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Time to change irrational policy & have grassroots leaders elected. Ravi Philemon.

That baffling reply – and the opposition’s silence

Ravi Philemon

The reply of Mr Chee Keng Chye, Deputy Director (Upgrading Programmes Management) Housing and Development Board (HDB) and Mr Sanjay Devmurari, Deputy Director (Corporate Communications), People’s Association(PA), in response to Mr Muhammad Yusuf Osman’s letter is baffling.

Their reply said that it is the “Government's practice to implement its national programmes for residents through advisers to grassroots organisations who are appointed by the Government to gather feedback from residents”. The issue they skirted around was that 82 of the 84 appointed grassroots advisers are elected Members of Parliament (MP) who belong to the People’s Action Party.

If it is indeed government practice to implement national programmes for residents through advisers to grassroots organisations, then they should change their policy to appoint elected MPs as grassroots advisers (even if they are opposition MPs), or hold separate elections for the proper election of grassroots advisers by residents.

To suggest that all grassroots advisers “regularly engage the local residents to understand their needs and concerns” is almost tantamount to the HDB and the People’s Association campaigning for the PAP’s Mr Eric Low and Mr Sitoh Yi Pin.

Mr Low slapped a fee on his previously free health-screening programme, stopped his Meet-The-People sessions and the free breakfast service for the needy immediately after losing the last general elections; while Mr Sitoh’s right hand man, when commenting on the lack of community outreach events after the last general elections said, “So far, there’s been nothing. There is also nothing planned”.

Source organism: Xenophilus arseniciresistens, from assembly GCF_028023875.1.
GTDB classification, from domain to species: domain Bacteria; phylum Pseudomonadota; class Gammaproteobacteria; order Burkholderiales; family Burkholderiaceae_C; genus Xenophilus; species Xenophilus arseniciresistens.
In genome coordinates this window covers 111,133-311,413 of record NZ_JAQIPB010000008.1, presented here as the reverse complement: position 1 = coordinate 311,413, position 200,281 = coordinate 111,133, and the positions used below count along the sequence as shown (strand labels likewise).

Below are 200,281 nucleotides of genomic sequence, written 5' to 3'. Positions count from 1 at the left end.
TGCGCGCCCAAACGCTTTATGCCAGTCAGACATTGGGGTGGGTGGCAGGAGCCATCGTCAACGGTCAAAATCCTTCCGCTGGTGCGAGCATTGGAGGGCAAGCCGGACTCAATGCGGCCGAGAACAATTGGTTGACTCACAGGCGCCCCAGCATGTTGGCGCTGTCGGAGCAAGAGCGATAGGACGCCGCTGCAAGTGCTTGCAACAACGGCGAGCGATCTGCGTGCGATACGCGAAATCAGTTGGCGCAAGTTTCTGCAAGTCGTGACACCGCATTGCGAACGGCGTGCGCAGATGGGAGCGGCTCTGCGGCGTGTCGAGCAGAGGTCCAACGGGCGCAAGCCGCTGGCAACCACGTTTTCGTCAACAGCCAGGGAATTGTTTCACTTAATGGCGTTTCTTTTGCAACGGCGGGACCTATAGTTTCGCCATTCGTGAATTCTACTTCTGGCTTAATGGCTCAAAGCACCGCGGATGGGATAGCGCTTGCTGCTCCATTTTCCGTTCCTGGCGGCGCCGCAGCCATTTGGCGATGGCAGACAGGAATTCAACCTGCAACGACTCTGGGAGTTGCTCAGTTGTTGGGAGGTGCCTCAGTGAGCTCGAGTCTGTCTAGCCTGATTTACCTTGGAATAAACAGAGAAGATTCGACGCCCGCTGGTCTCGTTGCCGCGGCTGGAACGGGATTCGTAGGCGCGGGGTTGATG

Both Mr Low’s and Mr Sitoh’s reactions immediately after the elections does seem vengeful, if not at least bitter; and certainly not one of understanding the needs and concerns of the residents.

What is even more baffling is the deafening silence of the opposition MPs in the two wards, Mr Low Thia Khiang and Mr Chiam See Tong.  How do they feel about being identified merely as Town Council chairmen? Are they displeased that the announcement was not made to them first and/or through them to their constituents? They cannot continue to hide behind a theory that the media is biased against them, for the media of today is diverse and include not just the mainstream media but also the many bloggers whose reach is growing day by day online.

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Read also Gerald Giam’s blog entry titled, “How PAP uses taxpayer-funded grassroots for political gain”.

Excerpt:

Not many Singaporeans are aware of how much the taxpayer-funded grassroots have been used by the PAP for political gain.

Here’s a quick run down:

The People’s Association (PA), a statutory board under the Ministry of Community Development, Youth and Sports, was set up in 1960 to counter the influence of Chinese clan associations and unions on working class Singaporeans.

Like all other stat boards, it receives a yearly grant from the government to run its programmes and cover operational costs. In FY2008, PA received $280 million from taxpayers, and another $23 million in “operating income”. It spent a total of $320 million last year.

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